BMI270 has more powerful functions with abundant features, these features didn't need MCU to participate in the algorithm operation, also help whole system to save power consumption. If you don't use these BMI270 features, you could use BMI270 minimal config file to reduce the occupation of host Flash size. Don't think that BMI270 only supports 8KB config file, OK?
    You located in the United States, which distributor you approached? Please approach loacal distributor first for your product design if you have no distributor.

    Established Member

    I appreciate your reassurance that the BMI160 is remaining in production. However, it is easy to understand why so many of your distributors have told us that the BMI160 is ending production. As just a few examples:

    * Your own webpage for the BMI160 at contains the following banner: "For new designs we recommend to use BMI270". Statements like that are very commonly used to provide guidance that the part in question is nearing end of life.

    * At the bottom of that same Bosch webpage, under "Order", literall y every one of your authorized distributors shows "Out of stock". This includes Autronix, Arrow, DigiKey, Future, and Mouser.

    * Above this list of authorized distributors there is the following line: "For new designs we recommend to use BMI270."

    * We have talked to several of your authorized distributors and none expect to receive any BMI160's from Bosch for several months, if they have any sort of delivery date at all. They refer us to your website's repeated statements of "For new designs we recommend to use BMI270" and have suggested that this indicates the BMI160 will be discontinued.

    It's not surprising that, given all of the above, people in your distribution network (including distributors all the way to customers like us) would get the impression that the BMI160 was being discontinued. I'm happy to hear that's not the case.

    To reassure everyone in the distribution network, please reply here with Bosch's current lifetime projection for the BMI160. In other words, what is the minimum amount of time looking forward that the BMI160 will continue to be produced? Or, said a different way, what is the earliest date that Bosch would discontinue production of the BMI160?

    Thank you for helping to eliminate the confusion surrounding this issue.

    Community Moderator
    Community Moderator

    Hello IDEngineer,,

    "so many of your distributors have told us that the BMI160 is ending production." Why don't you give out detailed distributor information?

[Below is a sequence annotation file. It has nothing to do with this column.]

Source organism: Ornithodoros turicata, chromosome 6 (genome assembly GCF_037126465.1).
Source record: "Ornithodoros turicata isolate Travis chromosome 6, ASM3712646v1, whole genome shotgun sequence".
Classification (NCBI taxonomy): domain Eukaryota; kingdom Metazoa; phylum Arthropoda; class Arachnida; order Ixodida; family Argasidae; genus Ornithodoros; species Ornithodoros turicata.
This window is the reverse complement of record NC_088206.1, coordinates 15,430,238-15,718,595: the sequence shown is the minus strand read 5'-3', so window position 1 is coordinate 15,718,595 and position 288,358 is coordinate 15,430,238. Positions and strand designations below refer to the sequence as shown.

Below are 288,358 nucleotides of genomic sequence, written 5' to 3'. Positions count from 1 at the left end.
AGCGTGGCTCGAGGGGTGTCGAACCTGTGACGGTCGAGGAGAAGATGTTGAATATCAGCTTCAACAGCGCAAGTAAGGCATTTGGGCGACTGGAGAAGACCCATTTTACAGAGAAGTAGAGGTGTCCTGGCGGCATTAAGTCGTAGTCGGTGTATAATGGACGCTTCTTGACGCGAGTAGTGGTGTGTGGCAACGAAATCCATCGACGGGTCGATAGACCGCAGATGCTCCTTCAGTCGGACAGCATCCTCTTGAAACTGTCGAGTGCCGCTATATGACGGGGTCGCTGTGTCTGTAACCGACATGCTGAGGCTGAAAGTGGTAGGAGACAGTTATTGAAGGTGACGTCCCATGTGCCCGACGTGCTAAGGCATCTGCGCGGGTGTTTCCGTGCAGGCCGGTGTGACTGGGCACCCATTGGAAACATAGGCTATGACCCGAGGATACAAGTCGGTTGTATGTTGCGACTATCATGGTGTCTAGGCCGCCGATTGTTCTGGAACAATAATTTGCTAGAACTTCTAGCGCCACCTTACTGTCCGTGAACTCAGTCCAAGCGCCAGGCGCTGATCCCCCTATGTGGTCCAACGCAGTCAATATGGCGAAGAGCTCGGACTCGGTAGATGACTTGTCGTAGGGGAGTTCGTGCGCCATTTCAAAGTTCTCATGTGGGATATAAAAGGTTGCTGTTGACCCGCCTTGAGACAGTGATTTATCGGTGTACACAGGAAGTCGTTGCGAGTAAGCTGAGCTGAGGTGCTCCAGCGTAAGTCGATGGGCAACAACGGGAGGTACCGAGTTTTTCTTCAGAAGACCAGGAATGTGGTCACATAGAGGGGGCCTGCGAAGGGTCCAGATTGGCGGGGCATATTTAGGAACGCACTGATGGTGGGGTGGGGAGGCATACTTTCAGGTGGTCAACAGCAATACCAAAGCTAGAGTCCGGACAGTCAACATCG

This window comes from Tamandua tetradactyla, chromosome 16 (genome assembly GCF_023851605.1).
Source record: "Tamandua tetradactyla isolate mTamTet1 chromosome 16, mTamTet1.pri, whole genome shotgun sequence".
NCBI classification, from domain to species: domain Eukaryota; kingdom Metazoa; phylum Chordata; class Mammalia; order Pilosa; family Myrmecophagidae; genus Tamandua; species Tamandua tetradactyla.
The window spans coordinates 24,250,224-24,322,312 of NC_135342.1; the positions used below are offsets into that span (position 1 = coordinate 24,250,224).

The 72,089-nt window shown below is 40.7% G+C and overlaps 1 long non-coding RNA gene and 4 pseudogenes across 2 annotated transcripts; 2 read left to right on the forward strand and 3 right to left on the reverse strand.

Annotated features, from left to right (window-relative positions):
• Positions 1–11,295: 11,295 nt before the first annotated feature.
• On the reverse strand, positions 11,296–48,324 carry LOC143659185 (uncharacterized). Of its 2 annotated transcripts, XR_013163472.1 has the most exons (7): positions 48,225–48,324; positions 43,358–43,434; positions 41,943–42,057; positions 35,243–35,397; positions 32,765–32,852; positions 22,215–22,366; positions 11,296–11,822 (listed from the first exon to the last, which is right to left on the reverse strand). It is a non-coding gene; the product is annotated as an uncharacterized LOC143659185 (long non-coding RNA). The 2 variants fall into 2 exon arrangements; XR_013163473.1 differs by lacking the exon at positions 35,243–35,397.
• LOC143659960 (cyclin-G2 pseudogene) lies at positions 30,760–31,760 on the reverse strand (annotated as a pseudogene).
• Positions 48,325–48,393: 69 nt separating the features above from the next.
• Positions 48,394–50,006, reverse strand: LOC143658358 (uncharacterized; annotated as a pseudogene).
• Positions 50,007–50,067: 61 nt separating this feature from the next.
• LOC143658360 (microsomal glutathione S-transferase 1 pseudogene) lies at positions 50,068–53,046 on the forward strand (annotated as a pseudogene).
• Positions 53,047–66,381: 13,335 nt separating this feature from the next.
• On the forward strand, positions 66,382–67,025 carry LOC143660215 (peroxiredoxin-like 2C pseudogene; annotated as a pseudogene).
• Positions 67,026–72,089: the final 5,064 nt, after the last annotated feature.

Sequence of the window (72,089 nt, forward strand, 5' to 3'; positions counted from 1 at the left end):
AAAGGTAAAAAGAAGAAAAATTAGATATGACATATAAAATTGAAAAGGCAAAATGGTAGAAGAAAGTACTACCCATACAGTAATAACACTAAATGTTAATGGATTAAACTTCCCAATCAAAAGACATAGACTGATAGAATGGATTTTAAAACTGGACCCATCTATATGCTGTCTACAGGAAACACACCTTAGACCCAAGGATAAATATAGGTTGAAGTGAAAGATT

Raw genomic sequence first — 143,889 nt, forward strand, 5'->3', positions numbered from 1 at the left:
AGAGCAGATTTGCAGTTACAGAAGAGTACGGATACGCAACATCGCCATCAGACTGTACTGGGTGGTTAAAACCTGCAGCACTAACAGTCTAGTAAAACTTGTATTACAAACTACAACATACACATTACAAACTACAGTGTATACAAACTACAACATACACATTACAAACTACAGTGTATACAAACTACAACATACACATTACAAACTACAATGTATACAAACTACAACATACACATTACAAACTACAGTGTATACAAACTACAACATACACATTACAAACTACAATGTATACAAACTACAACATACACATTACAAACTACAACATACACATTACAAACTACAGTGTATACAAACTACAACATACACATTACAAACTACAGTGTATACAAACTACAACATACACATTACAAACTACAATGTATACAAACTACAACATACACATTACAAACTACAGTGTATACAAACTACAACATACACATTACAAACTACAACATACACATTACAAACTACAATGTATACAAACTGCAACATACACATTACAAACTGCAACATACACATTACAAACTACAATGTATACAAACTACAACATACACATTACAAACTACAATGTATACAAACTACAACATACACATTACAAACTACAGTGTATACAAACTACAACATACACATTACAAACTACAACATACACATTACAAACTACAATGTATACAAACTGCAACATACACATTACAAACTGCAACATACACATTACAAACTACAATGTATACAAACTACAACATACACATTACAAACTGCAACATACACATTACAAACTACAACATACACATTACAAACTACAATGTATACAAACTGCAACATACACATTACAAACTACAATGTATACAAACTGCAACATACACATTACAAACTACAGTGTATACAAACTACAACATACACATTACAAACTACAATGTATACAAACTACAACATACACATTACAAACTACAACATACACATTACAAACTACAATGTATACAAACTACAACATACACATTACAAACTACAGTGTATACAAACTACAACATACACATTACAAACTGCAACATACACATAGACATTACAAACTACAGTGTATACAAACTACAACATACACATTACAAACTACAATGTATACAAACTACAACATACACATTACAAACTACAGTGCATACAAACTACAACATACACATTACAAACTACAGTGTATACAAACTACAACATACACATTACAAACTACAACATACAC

This is a platform for technical exchange. No one is allowed to spread rumors maliciously here.

    "For new designs we recommend to use BMI270", it is a guggestion.

    We clarify with you twice that bmi160 has no plans to stop production. It has no plan to stop production. How can I tell you when to stop production?

    Established Member

    >>This is a platform for technical exchange. No one is allowed to spread rumors maliciously here.<<

    No one is spreading rumors, malicious or otherwise. For review, here are my statements in the above messages: "Bosch is recommending the BMI270 for new designs, suggesting that the BMI160 may be retired", "If  the BMI160 goes out of production", "I appreciate your reassurance that the BMI160 is remaining in production" (emphasis added).

    I fully explained why it could be interpreted that the BMI160 was being retired. You confirmed it remains in production, and I thanked you for that reassurance. No rumors, just questions and answers. And continued availability of a part is critical to design decisions so this topic is well suited for this forum.

    >>bmi160 has no plans to stop production. It has no plan to stop production. How can I tell you when to stop production?<<

    Let me ask in a different way. Most companies have schedules for how long they expect to be in production for a given part. This allows their various departments to plan accordingly. As the end date nears, they start publishing "Not for Future Design" or "Recommended Alternative Parts" or similar statements so that customers can adjust their own plans. Even if you don't have a specific retirement date, it's likely you have "minimum 12 months" or "minimum 30 months" or similar so that your own departments know how to plan. It would be nice if you would share that "minimum window" so that others who see the "For new designs we recommend to use BMI270" on the BMI160 webpage don't get the same wrong impression we did.

    Again, thank you for helping to resolve this misunderstanding. I look forward to whatever "minimum window" information you choose to share here with parties interested in the BMI160.